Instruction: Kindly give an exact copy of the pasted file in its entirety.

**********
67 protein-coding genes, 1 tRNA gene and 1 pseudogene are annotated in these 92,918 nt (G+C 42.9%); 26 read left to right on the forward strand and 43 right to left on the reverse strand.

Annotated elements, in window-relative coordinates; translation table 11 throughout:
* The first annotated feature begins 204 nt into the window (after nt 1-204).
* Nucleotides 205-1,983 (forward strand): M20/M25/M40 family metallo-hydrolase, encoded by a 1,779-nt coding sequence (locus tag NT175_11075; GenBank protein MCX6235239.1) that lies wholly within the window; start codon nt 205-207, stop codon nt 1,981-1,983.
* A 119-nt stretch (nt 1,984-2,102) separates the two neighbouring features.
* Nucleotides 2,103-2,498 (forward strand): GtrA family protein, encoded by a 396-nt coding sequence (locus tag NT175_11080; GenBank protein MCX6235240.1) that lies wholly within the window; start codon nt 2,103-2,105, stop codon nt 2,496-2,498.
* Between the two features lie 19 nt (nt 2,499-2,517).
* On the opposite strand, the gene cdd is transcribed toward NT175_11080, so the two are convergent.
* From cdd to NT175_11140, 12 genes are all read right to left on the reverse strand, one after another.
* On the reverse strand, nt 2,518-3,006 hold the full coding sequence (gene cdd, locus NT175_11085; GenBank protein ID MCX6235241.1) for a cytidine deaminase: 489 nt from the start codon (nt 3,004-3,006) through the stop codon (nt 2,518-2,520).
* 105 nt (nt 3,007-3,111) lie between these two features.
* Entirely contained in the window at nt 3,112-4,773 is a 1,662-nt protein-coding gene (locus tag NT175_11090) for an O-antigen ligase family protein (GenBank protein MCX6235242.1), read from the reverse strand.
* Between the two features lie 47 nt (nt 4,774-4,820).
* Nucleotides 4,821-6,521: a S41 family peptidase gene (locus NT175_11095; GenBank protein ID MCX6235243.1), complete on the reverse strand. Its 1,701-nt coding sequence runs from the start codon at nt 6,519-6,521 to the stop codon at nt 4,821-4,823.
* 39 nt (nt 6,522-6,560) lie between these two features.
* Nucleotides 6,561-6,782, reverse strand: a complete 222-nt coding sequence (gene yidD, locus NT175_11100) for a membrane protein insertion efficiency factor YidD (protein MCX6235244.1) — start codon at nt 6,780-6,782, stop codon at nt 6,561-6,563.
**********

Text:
67 protein-coding genes, 1 tRNA gene and 1 pseudogene are annotated in these 92,918 nt (G+C 42.9%); 26 read left to right on the forward strand and 43 right to left on the reverse strand.

Annotated elements, in window-relative coordinates; translation table 11 throughout:
* The first annotated feature begins 204 nt into the window (after nt 1-204).
* Nucleotides 205-1,983 (forward strand): M20/M25/M40 family metallo-hydrolase, encoded by a 1,779-nt coding sequence (locus tag NT175_11075; GenBank protein MCX6235239.1) that lies wholly within the window; start codon nt 205-207, stop codon nt 1,981-1,983.
* A 119-nt stretch (nt 1,984-2,102) separates the two neighbouring features.
* Nucleotides 2,103-2,498 (forward strand): GtrA family protein, encoded by a 396-nt coding sequence (locus tag NT175_11080; GenBank protein MCX6235240.1) that lies wholly within the window; start codon nt 2,103-2,105, stop codon nt 2,496-2,498.
* Between the two features lie 19 nt (nt 2,499-2,517).
* On the opposite strand, the gene cdd is transcribed toward NT175_11080, so the two are convergent.
* From cdd to NT175_11140, 12 genes are all read right to left on the reverse strand, one after another.
* On the reverse strand, nt 2,518-3,006 hold the full coding sequence (gene cdd, locus NT175_11085; GenBank protein ID MCX6235241.1) for a cytidine deaminase: 489 nt from the start codon (nt 3,004-3,006) through the stop codon (nt 2,518-2,520).
* 105 nt (nt 3,007-3,111) lie between these two features.
* Entirely contained in the window at nt 3,112-4,773 is a 1,662-nt protein-coding gene (locus tag NT175_11090) for an O-antigen ligase family protein (GenBank protein MCX6235242.1), read from the reverse strand.
* Between the two features lie 47 nt (nt 4,774-4,820).
* Nucleotides 4,821-6,521: a S41 family peptidase gene (locus NT175_11095; GenBank protein ID MCX6235243.1), complete on the reverse strand. Its 1,701-nt coding sequence runs from the start codon at nt 6,519-6,521 to the stop codon at nt 4,821-4,823.
* 39 nt (nt 6,522-6,560) lie between these two features.
* Nucleotides 6,561-6,782, reverse strand: a complete 222-nt coding sequence (gene yidD, locus NT175_11100) for a membrane protein insertion efficiency factor YidD (protein MCX6235244.1) — start codon at nt 6,780-6,782, stop codon at nt 6,561-6,563.